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"I couldn't farm without crop insurance," says producer James Roy Malone, Jr., of Laurens County, Georgia.

Aug 21, 2000 - It wasn't a surprise to James Roy Malone when USDA declared Laurens County, Georgia, a drought disaster area on June 23. "This is the third year of extremely dry weather for this part of Georgia," said the director and vice president of the GFA (Georgia-Florida-Alabama) Peanut Association.

"Producers in Laurens saw thousands of acres of cotton mowed down last year due to the drought," Malone added. But the Georgia producer isn't going to let the dry spell end his farming. "I grew up on this farm, and I'm staying. After I got an agronomy degree from the University of Georgia in 1974, I came home and have always made a living here." He's getting a little help from the crop insurance coverage that he's bought for the past 13 years.

Malone believes that crop insurance is a necessity for producers in regions like Georgia where drought has been an unwelcome visitor. "We buy catastrophic coverage (CAT) for our irrigated corn and 65/100 (yield/price) buy-up for our other crops," Malone says.

Malone and his brother-in-law Tommy Mullis plant about 2500 acres each year since Malone's father, Roy Malone*, retired from the row crop farming operation in 1991. Besides the crop insurance, they practice other risk management strategies to protect their bottom line. Malone sees the cost of buying futures options as another business expense. "Paying the premiums on options is like buying crop insurance. It may seem a waste in a good year, but when prices go down, it protects your investment."

The two also adjust their crop mix as weather and prices change. They discontinued raising hogs in 1990 and cows in 1995. This year, cotton leads production with 1,650 acres. Drought has taken a toll on peanut acreage (150 this year). The low price of soybeans and the drought have led to a lower soybean acreage of 100 acres. Wheat makes up another 100 acres.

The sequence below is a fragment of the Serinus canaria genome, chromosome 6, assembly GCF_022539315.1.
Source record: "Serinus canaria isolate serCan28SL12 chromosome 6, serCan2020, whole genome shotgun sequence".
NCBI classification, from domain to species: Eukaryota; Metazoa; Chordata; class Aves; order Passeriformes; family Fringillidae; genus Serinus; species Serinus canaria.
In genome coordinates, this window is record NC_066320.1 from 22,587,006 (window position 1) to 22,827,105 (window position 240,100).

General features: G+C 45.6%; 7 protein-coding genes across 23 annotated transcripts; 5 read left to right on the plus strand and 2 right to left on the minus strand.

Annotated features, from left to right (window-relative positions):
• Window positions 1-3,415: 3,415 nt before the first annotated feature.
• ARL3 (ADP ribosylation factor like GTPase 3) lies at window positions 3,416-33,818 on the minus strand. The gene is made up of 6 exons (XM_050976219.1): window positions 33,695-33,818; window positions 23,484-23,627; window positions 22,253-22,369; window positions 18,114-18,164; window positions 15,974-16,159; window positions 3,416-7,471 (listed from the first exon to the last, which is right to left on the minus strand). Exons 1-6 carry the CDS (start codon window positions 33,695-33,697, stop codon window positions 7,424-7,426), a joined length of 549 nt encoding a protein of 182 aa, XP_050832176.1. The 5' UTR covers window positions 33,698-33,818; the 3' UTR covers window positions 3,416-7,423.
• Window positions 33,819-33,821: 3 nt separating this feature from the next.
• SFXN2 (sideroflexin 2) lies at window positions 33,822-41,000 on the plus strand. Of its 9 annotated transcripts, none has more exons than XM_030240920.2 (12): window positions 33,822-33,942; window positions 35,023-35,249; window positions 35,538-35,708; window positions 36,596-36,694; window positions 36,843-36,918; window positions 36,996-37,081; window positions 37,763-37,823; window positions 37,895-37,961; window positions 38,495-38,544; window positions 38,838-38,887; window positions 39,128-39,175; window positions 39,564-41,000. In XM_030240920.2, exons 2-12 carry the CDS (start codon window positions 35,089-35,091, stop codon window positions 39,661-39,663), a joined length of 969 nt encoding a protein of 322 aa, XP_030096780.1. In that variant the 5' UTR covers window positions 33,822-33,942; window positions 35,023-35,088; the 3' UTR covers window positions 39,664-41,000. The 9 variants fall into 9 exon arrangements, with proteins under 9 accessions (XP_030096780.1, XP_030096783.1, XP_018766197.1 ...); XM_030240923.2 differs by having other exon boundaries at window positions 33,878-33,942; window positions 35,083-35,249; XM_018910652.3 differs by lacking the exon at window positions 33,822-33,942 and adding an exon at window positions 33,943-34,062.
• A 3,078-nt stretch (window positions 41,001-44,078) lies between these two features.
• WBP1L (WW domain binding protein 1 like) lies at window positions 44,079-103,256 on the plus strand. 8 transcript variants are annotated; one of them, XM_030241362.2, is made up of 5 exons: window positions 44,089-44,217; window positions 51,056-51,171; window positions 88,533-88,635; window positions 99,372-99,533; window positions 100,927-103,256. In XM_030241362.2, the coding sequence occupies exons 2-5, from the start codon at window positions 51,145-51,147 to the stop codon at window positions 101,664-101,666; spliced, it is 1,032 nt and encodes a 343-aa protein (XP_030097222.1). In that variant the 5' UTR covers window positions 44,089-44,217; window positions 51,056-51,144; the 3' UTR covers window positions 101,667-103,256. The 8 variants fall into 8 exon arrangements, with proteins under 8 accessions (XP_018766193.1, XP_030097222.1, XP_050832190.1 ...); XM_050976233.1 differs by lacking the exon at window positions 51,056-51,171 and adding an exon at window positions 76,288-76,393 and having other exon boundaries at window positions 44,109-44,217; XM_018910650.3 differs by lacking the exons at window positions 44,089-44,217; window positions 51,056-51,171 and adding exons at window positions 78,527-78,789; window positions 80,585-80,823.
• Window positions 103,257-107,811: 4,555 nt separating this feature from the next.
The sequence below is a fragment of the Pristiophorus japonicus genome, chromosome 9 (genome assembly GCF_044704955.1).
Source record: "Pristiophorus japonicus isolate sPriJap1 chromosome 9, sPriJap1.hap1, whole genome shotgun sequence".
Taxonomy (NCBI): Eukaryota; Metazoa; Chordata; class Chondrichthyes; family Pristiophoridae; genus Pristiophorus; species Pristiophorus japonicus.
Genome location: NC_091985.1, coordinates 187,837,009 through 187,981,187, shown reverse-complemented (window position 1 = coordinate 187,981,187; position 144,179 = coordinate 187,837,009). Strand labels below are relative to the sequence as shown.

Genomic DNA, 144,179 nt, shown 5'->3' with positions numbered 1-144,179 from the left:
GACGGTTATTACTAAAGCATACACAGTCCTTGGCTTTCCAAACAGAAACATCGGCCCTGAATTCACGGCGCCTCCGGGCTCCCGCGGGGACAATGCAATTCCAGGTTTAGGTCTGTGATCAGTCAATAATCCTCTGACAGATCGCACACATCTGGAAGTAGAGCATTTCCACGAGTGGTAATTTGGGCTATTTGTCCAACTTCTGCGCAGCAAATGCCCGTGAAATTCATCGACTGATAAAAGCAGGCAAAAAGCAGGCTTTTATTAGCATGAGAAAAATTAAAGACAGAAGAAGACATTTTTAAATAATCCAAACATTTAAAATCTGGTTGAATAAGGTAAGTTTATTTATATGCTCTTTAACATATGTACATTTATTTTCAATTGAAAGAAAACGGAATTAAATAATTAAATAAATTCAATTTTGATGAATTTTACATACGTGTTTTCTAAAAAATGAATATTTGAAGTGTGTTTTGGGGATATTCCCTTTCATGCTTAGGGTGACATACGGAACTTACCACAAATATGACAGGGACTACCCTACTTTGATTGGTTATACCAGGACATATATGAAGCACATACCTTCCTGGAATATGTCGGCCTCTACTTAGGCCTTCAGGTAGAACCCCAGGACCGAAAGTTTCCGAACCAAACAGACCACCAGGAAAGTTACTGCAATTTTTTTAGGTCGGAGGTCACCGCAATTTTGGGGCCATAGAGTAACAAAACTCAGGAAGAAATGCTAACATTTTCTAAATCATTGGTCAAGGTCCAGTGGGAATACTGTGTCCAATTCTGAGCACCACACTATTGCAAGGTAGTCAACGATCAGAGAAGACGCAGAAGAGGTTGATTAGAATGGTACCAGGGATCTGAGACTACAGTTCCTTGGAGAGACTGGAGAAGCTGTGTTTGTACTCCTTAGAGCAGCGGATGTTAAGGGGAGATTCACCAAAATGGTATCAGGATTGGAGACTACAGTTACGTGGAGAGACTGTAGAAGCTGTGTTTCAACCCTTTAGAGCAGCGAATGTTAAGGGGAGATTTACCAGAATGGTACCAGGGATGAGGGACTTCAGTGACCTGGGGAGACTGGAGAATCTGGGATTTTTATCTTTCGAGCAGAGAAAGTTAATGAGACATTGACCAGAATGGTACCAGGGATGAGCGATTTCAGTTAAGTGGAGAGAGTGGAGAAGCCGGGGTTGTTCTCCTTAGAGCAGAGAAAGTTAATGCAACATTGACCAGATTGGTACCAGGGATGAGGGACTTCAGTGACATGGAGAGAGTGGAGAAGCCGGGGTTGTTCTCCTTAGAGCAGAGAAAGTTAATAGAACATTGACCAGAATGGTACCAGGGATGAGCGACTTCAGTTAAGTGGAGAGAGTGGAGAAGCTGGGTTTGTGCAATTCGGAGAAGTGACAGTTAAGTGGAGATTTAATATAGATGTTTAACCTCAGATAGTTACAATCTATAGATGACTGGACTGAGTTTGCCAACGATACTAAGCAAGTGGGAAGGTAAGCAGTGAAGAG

The biggest innovation for the farm has been the introduction of a pivot circular irrigation system in 1995. Irrigated corn now makes up 400 acres of their crop total. "If I could irrigate all my crops, I wouldn't have to worry about reduced yields," adds the farmer.

Malone and other producers in drought-stricken counties have had a real concern about the effect of drought years on their actual production history (APH). The amount of crop insurance a producer can secure is determined by the historical yield, or APH. Low production years lower the overall average.

The Agricultural Risk Protection Act of 2000 (ARPA) mitigates this effect somewhat by allowing producers to substitute 60 percent of the applicable county transitional yield (T-yield) when actual yields are lower than the 60 percent. Malone was active in gaining this provision for producers, though it wasn't as much as he hoped for.

As president of the Laurens County Farm Bureau, Malone sees another use for crop insurance coverage. "When I started buying crop insurance 13 years ago, my only purpose was to make up for crop losses. Today, if a farmer wants to get an operating or equipment loan, he usually has to show crop insurance coverage to qualify for a loan."

But Malone and other Laurens County farmers will get the benefit of the reduced premiums that ARPA provides for the 2001 crop insurance year. The following chart shows how much a Laurens County producer with non-irrigated average yields might expect to save per acre on next year's premiums for 65/100 and 75/100 levels. Producer premiums at the 65/100 level have generally dropped 30 percent and the 75/100 coverage decreased about 41 percent. Producers wanting more protection may find previously unaffordable premiums for 75/100 coverage within their budgets for the 2001 crop year.

Laurens County Crop Insurance Premiums Drop for CY 2001

  Commodity/ Average Yield Per Acre

 Prem. for CY 2000 at 65 %

Prem. for CY 2001 at 65%

% Savings

Prem. for CY 2000 at 75%

Prem. for CY 2001 at 75%

% Savings

600 lbs







Corn/70 bu







2300 lbs







25 bu







44 bu







*The senior Malone was recently awarded Georgia Tree Farmer of the Year by the Georgia Forestry Commission and has been nationally recognized for his conservation, wildlife preservation, and forestry management techniques.